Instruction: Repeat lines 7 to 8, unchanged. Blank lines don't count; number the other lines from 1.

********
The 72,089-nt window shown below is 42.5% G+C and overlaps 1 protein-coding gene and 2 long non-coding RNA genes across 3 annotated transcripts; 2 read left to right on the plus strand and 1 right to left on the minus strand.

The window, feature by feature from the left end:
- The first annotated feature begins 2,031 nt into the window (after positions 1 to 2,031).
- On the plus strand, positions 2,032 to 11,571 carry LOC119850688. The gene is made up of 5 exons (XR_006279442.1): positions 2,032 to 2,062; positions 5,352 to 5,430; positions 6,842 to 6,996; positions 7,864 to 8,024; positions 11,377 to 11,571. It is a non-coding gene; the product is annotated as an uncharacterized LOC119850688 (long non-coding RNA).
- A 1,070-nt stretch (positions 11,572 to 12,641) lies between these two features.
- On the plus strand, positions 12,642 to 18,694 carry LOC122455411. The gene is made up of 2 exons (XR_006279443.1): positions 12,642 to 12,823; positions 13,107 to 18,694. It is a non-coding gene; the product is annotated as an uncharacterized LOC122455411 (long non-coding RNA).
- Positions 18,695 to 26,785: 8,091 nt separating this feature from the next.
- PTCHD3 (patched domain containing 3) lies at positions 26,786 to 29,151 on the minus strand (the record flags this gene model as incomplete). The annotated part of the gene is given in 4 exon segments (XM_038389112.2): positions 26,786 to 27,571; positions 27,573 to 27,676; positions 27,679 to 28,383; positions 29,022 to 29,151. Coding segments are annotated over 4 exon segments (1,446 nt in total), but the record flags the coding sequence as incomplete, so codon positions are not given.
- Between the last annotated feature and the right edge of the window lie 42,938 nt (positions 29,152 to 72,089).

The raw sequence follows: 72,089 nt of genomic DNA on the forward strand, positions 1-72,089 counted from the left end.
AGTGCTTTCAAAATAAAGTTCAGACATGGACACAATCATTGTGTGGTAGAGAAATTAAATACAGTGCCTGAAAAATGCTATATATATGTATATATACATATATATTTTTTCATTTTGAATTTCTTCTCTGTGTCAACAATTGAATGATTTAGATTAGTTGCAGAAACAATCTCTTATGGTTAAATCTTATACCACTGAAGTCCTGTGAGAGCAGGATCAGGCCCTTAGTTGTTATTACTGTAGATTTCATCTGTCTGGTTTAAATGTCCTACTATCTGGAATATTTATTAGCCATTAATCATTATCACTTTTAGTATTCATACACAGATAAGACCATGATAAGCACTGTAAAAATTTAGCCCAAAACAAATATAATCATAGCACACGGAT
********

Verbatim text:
- Positions 18,695 to 26,785: 8,091 nt separating this feature from the next.
- PTCHD3 (patched domain containing 3) lies at positions 26,786 to 29,151 on the minus strand (the record flags this gene model as incomplete). The annotated part of the gene is given in 4 exon segments (XM_038389112.2): positions 26,786 to 27,571; positions 27,573 to 27,676; positions 27,679 to 28,383; positions 29,022 to 29,151. Coding segments are annotated over 4 exon segments (1,446 nt in total), but the record flags the coding sequence as incomplete, so codon positions are not given.